The Celiac KISS - Keep It Simple Stupid
- By Carol Frilegh
- Published 01/3/2008
I am 79 an undiagnosed Celiac, since March 2000. I had chronic sinus infections and fluctuating weight, lost 86 pounds, got pneumonia, and needed antibiotic and Prednisone. I also got MCS and Latex Allergy. Unable to eat without pain, I started The Specific Carbohydrate Diet (SCD). Things began to improve at once. I am not cured but SCD has been effective in managing the Celiac and helped improve my damaged immune system. It is a bit stricter than the gluten-free casein-free diet, but
I've been here less than a month and although I haven't read every article and blog, I certainly plan to. I've been too busy writing my own thoughts and have some about the old KISS formula, "Keep It Simple Stupid."
Well, we are neither simple nor stupid; Celiac disease is far from simple.
I am going to over simplify the comparison of two diets: The Gluten-Free Casein-Free diet and the Specific Carbohydrate Diet. Both diets are gluten-free, essential for a Celiac diet!
Why make comparisons?
Because, from my writings, it would appear I am trying to shove the Specific Carbohydrate Diet down your collective gullets. Such is not the case, (I don't get any remuneration for perching on a Specific Carbohydrate Diet soapbox, I don't bake for it or stamp tee shirts LOL).
The Gluten-Free Casein-Free diet is almost a universal default protocol and the Specific Carbohydrate Diet is lesser known. We are a bit like the MAC and PC guys you see on TV commercials.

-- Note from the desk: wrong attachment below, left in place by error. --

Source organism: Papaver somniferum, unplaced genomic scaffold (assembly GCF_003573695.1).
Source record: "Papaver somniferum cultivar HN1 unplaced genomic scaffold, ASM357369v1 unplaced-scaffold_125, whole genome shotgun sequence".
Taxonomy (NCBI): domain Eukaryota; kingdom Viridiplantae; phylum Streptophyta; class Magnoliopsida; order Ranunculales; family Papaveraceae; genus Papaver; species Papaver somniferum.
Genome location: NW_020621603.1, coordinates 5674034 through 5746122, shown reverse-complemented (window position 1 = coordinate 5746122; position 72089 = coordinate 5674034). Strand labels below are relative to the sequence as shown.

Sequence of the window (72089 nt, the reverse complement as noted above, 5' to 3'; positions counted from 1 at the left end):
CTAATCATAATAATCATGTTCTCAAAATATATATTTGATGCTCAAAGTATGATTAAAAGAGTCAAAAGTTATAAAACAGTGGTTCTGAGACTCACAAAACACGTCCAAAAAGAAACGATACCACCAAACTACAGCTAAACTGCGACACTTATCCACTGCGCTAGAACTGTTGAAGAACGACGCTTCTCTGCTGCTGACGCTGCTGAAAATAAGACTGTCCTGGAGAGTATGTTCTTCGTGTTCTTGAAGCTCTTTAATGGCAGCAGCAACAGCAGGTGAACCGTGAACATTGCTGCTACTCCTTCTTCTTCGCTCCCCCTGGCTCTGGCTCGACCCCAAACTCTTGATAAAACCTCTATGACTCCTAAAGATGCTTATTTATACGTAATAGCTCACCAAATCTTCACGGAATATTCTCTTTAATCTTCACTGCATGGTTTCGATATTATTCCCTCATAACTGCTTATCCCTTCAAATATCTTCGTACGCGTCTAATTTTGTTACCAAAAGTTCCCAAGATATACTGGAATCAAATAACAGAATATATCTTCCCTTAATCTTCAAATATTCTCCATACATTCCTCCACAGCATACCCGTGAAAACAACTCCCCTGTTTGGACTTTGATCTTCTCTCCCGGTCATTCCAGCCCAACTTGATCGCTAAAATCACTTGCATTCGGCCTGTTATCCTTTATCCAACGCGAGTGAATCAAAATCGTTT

The Specific Carbohydrate Diet has a reputation for being difficult, yet those who follow it don't have to be cautious about contamination of utensils, etc. A very positive feature of the Specific Carbohydrate Diet diet is its effectiveness in addressing yeast and fungus issues (Anti-fungals may sometimes be required at the start).
Changing to any diet with restrictions is a challenge if you've been on the "SAD" (Standard American Diet) for your life before celiac struck.
On the Gluten-Free Casein-Free diet, dairy is a definite "no no" because of the opioid peptide theory. The caution is justified among those with true casein intolerance. Liquid cow's milk isn't even a good choice for healthy adults. It's mainly milk marketing boards that disagree.
The Specific Carbohydrate Diet allows certain selected dairy, sometimes called "treated dairy." This includes cheese that has had bacterial cultures (without bifidum) added and is then aged at least thirty days. The cultures feed on lactose in the milk and after the minimum aging period, the cheese becomes almost entirely lactose free.
The Specific Carbohydrate Diet is known for recommending the use of home incubated yogurt. It has a gazillion more active pro-biotic bacteria than commercial yogurts including Dannon "Activia" brand. Yogurt is powerful food. It should be introduced very slowly and started in tiny increments.
It is very very important to remember that dairy is NOT MANDATORY on a Specific Carbohydrate Diet. If you are dairy intolerant that may change as progress takes place.
Children are advised to avoid it for the first three months on the diet. It is suggested that goat's milk makes a better tolerated yogurt because it has smaller molecules.
If you plan to start a Specific Carbohydrate Diet for trial (a month is a reasonable period) and are currently on the gluten-free casein-free diet because of dairy concerns, dairy is not mandatory on a Specific Carbohydrate Diet.
The Specific Carbohydrate Diet is a "stand alone" diet. Best results are obtained by strict adherence and not combining it with protocols from other diets.
Over time I will blog on the other main differences which are fewer than people realize.
More about differences and similarities in my next blog entry.
As always, Celiac.com welcomes your comments (see below).